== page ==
Onnit’s New Mood – A New Nutraceutical Composition Comprising Natural Ingredients
I just came across New MOOD. New Mood is a supplement made by Onnit. Onnit claims that New Mood improves your mood and reduces your mental stress. Sounds awesome, right? I think so, especially because I am interested in the patentability of nutraceuticals and nootropics.
After a quick look at the New Mood technology, my two big questions are as follows:
1. Could Onnit patent this?
2. Does New Mood really work?
1. Patenting a combination of known, naturally occurring ingredients
From what I can tell, New Mood is a combination of known, naturally occurring ingredients. Normally, so-called “products of nature” are not patentable. (A product of nature is not new. A product of nature is not “man made.”)
However, in the case of New Mood, the naturally occurring ingredients are combined into a specific formula that is NOT found in nature. Accordingly, it is “man made” and (potentially) new.
2. Does New Mood Provide Unexpected Results?
It’s possible that the answer to question #2 determines the answer to the question of patentability. Here’s what I mean: If New Mood really is a “gamechanger,” like Onnit claims, then that “game changing” achievement could help them earn a patent on the composition.
Provided that the New Mood composition is “new,” then the question of patentability would probably turn on “obviousness.” Here, I think the question of patentability would depend on whether this particular combination provides some sort of unexpected results when compared to the known properties of the ingredients.
I’m eager to learn more about this invention. Is it a”game changing” technological advance or a clever marketing campaign? The former is probably patentable. The latter is probably not.
Nootropics are also called “smart drugs” or cognitive enhancers. The term “nootropic’ covers drugs, supplements, or other substances that improve cognitive function. In particular, these substances improve so-called “executive functions” such as memory, creativity, or motivation.
Examples of known nootropics include caffeine, modafinil, the racetams (e.g, piracetam, aniracetam, phenylpiracetam), nicotine, amphetamines, various, psychedelics, and many plant derived extracts and supplements.
Recently, ebbu, the leader in engineered cannabis products has figured out how to make formulations that enhance creativity and focus without the undesired side effects often associated with cannabis.
The Neurohacker Collective offers a product called Qualia, which they define as “a supplement stack with 42 ingredients that will optimize every major system of your brain so you can be more productive and create more impact in the world.”
Research and development in nootropics appears to be growing rapidly. And rightfully so. Who wouldn’t want a simple way to enhance cognitive function? Now, the question on my mind: Can we patent these nootropics?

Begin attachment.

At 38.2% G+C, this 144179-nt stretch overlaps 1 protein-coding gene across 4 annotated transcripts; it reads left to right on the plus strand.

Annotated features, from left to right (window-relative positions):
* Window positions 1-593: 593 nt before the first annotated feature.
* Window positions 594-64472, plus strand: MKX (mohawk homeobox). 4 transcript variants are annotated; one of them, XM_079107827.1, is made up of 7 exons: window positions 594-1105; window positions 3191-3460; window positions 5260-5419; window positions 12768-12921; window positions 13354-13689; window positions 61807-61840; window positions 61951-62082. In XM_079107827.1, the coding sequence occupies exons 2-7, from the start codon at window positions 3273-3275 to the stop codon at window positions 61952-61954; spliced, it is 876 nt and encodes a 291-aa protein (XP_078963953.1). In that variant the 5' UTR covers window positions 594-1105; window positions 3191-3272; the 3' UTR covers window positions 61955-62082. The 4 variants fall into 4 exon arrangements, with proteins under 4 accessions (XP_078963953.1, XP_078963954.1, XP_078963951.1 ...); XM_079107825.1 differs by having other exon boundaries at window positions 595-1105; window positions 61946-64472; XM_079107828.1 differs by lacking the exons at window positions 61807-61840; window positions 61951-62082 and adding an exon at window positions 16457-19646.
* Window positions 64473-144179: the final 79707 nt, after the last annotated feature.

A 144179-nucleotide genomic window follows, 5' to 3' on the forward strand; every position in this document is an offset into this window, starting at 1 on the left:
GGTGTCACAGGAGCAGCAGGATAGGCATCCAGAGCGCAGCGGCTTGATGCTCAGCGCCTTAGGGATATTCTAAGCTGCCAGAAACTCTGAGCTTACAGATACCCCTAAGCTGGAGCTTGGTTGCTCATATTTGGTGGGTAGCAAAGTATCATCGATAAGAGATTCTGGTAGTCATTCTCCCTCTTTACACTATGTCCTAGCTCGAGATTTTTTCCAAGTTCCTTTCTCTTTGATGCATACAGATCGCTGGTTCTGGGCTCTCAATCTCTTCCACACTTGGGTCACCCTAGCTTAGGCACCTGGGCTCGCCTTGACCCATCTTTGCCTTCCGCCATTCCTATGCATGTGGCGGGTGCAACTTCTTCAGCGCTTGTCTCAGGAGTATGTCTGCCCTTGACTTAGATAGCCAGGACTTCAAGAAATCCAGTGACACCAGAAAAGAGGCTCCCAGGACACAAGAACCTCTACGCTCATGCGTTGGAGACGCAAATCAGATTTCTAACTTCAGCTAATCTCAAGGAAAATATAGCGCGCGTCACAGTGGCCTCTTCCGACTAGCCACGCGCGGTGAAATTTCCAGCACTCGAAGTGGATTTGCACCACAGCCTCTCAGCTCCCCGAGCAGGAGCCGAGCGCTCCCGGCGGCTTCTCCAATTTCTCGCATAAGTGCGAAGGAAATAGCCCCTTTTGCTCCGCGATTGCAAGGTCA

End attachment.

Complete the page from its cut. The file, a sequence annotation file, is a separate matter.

Patenting Nootropic Innovations
Nootropic research interests me for two reasons — one personal and one professional.
Personally, I like the idea of supercharging my brain. Taken to the extreme, is there a supplement that would help me learn things faster? Could I learn Brazilian Jiu Jitsu techniques in a few minutes instead of a few months? Ideally, I would like to learn things as rapidly as my 8 month old.
Professionally, I like the field of nootropics because of the opportunities for creating patentable subject matter.
Nootropics can be claimed as compositions of matter. Compositions of matter patents are my favorite because they define the invention chemically. (I love chemistry and chemical patent law). Also, I think composition claims are among the strongest claims available to an inventor because they cover all uses of the claimed composition.
Patenting New Formulations of Naturally Occurring Compounds
I’m also interested in nootropics because many of them appear to be found in nature — in plants and fungi. That creates some interesting questions of patentability. Here’s why: A natural product cannot be patented. It’s not new. It has been around forever in nature. And under US patent law, only new things can be patented.
However, while the naturally occurring form of the nootropic cannot be patented, newforms or formulations of the nootropic can be patented. Accordingly, if researchers discover a cognitive enhancer in some naturally occurring mushroom, they could not patent the mushroom itself. (It’s not new). But, they could probably patent purified forms of the nootropic and/or new formulations using that nootropic. They could also pursue new methods of purifying the nootropic and/or formulating it. In each case, the critical question is whether the “invention” is the product of human engineering. (For a related discussion, see the uproar over Nestle and its patents related to the Fennel flower).
Likewise, a company like Neurohacker could seek patent protection for their Qualia product– assuming that their combination of 42 ingredients is a new combination. Provided that the combination is new, the major hurdle to patentability would probably come down to whether that combination would have been “obvious” when the Neurohacker researchers made it.